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464 Basic Envirenmenml Ta:icology hazardous chemicals in their work area at the time of initial assignment and whenever a new hazard is introduced into their work area. A training plan is required which will train employees in the reading and interpretation of labels and MSDSs and instmct employees in obtaining and using the avail- able hazard information. 5. Emergency Planning and Community Right-to-Know Act Regulations have also been promulgated extending the dissemination of infonnationon chemicals used in industry to the public residing nearby the industrial facilities. Title IIl of the CERCLA Superfund Amendments and Reauthorization Act of 1986 (SARA) requires that indusrty inform the public regarding these hazardous chemicals (U.S. EPA, 1988). The responsible industry must • ProvideatepresentativetoarequiredLocalEmagencyPlamdttgCom- ntittee (LEPC) • Notify the LEPC in the event of a release to the environment of a listed hazardous substance that exceeds the reportable quantity (RQ) for that substance • Submit copies of MSDSs or a list of MSDS chemicals to the Ld:PC, State Emergency Response Commission, and local fire departments . ReporttotheLEPCanyhazardouschemicals(forwhichOSHAMSDSs have been prepared) that were present in the facility at any time during the year at a level above the specified thresholds • Report annually to the EPA and state officials an inventory of chemi- eals that have been released to the environment in excess of specified threshold quantities . In addition to the Federal OSHA and SARA requirements, many states have "Right-to-Know" laws. The occupational health specialists must be cog- nizant of state and local regulations and assure compliance with those provi- sions as well as the federal requirements. C. MEASUREMENT OF OCCUPATIONAL EXPOSURES To assure compliance with the TLVs or PEi.s, knowledge of individoal worker exposures are needed. Assessment of the exposure to chemical agents primarily involves three approaches: (1) examination of exposure records, (2) environmental monitoring, and (3) biological monitoring. Records that can be used as a source of exposure data ate industrial tecordv, information from I suppliers (such as MSDSs), t data provided by the coml~S Data ftom such soutms ue r: directing tttote definitive eff, monitoring. L Environmental Monf I The two main types of r sampling and pers®al samp I area sampling, the measurem, fixed stations or areas, e.g., r pling can detect sources of e Area sampling, coupled with i various areas where the exf sufficiem to estimate a persc; pling to estimating individua{ sures have multiple mlease , tions. Workers usually move ner, so detailed recordings of . sampling can also detect'Yug9' loss of containment or contm] of temperature control of a va, the fugitive emission at the detection by fixed sensors in~ or remote indicators are noi~ chemicals, e.g., hydrogen sull gen dioxide, sulfur dioxide, c' and continuing general area I concentrations at speci5c loc mielY detetmine the individu I I I I I The advantages of gene exposure can be pinpointed , collect very large samples analytic devices. They are necessary. Many monitors at excessive. On the other ban require well trained technicia: that to relate general aeos mc individttal's work pattem integrate their exposures. A ~ the use of "grab samples". S can collect larger volumes at ;t¢ T_VR~?., _ ~. w.~ v N b rs~,: tn I I I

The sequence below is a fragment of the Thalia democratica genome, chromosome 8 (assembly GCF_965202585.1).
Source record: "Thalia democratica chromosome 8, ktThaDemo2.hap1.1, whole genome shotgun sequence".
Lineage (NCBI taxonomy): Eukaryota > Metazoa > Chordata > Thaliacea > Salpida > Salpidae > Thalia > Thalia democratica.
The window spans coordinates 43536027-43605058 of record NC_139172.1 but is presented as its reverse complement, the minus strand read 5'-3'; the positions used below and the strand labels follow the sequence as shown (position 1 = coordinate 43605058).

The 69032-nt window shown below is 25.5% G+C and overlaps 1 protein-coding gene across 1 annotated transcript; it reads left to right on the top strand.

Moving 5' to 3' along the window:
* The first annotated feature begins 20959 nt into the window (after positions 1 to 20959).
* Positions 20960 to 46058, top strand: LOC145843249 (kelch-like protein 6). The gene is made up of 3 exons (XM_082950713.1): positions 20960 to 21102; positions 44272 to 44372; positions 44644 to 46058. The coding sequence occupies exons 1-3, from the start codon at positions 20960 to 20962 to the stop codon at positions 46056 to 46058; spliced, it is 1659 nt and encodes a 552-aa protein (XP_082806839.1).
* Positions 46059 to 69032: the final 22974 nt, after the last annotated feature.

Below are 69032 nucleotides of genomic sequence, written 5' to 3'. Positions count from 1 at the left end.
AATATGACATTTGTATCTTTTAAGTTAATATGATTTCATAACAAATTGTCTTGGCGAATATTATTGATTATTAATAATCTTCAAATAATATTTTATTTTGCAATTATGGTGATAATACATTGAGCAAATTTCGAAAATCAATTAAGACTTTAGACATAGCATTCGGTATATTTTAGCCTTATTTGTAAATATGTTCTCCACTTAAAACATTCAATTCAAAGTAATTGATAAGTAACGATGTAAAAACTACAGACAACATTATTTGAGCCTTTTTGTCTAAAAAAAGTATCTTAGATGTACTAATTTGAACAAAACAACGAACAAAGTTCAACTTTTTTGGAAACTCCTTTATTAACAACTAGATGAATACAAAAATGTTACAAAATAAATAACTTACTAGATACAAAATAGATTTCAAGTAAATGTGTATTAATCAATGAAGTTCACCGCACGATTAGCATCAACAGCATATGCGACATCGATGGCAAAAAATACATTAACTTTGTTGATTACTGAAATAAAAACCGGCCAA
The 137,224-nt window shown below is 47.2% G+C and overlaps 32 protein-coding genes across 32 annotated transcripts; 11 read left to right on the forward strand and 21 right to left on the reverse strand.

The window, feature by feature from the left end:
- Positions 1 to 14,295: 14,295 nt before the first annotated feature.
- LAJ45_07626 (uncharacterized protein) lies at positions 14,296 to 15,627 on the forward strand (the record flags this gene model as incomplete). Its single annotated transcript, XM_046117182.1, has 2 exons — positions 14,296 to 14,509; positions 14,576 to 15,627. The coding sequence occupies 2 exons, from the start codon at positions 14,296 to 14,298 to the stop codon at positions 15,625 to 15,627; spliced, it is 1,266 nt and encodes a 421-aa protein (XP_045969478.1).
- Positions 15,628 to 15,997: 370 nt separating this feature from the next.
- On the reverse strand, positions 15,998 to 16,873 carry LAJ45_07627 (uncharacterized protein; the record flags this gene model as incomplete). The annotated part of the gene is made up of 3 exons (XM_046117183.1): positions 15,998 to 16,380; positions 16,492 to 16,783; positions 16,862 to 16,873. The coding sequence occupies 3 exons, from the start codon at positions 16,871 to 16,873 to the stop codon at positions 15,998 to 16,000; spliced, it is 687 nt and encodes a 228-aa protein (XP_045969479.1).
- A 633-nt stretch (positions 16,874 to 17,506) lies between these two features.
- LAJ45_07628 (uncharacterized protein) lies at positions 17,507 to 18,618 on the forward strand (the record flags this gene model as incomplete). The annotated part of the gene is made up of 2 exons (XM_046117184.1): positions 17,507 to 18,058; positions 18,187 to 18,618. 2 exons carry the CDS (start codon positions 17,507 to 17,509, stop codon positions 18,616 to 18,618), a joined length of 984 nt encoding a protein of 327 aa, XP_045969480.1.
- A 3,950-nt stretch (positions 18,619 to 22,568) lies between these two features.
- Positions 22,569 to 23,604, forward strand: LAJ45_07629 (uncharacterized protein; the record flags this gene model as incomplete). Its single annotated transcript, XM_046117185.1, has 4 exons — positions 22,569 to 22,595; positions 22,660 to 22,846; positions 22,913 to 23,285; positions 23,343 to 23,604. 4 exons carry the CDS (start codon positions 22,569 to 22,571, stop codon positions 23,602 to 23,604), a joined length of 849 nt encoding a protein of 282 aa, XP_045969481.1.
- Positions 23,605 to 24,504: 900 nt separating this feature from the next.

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I I I I ' I I I I I I I I I I I I suppliers (such as MSDSs), data pertaining to environmental discharges, and data provided by the company, its iruorance canier. and government agencies. Data ftom such somas are rather quafltative in nature but can be valuable in divecting mase definitive efforts for environmental monitoring or biological mooiioring. 1. Environmental Monitoring The two main typrs of environmental monitors consist of general am sampling and personal sampling (Hermatm end Peterson, 1988). in general area sampling, the measurements am not specific for individuals but rather for fixed stations or areas, e.g., oear machines and equipment. This type of smn- pling can detect sources of exposure or points of releasm e.g., welding ares. Area sampling, coupled with knowledge of awmker's activity (time present in various am where the exposures have been documented), ean often be sufficient to estimate a person's exposure profile. Extrapolation of am sam- p]ing to estimating individual exposure is rarely a simple matter. Most expo- sures have multiple release points with complex spatial and temporal varia- cons. Workers usually move through the workplace in a nonpredictable raan- ner, so detailed recordings of such movements are needed (Lynch, 1979). Area sampling can also detect "fugitive emissions", leaks or inadvertent and random loss of containment or control (e.g, due to plugged drain, inoperative fan, loss of temperature control of a vat, etc.). Constant monitoring is desirable to detect the fugitive emission at the earliest time and prevent bxtensive injury. Leak detection by fixed sensors in critical locations which are connec[ed to alarms or remote indicators are now commonly used for some of the more toxic chemicals, e.g., hydrogen sulflde, carbon monoxide, hydrogen cyanide, nitro- gen dioxide, sulfur dioxide, chlorine, and other highly toxic agents. Extensive and continuing general area sampling must record temporal IIuctuations of concentrations at specific locations to relate to worker movements and accu- rately determine the individual exposure profile. The advantages of general area sampling are that the main souttts of exposure can be pinpointed and the monitoring equipment can be rigged to collect very large samples and can be coupled with automatic recording and analytic devices. They are adequate when precise worker exposure is not necessary. Many monitors are capable of issuing alerts when exposures are excessive. On the other hand, some area monitors are quite complex and require well trained techniciaris forps.oper use and maintenance. Keep in mind that to relate general area monitoring results to aa individual's exposure the individual's work pattern and specific areas worked must be recorded to integrue their exposmes. A variation of area monitoring at fixed locations is the use of "gtab samples". Such area sampling is done on an ad hoc basis and can collect larger volumes at specific locations as the need watrants. I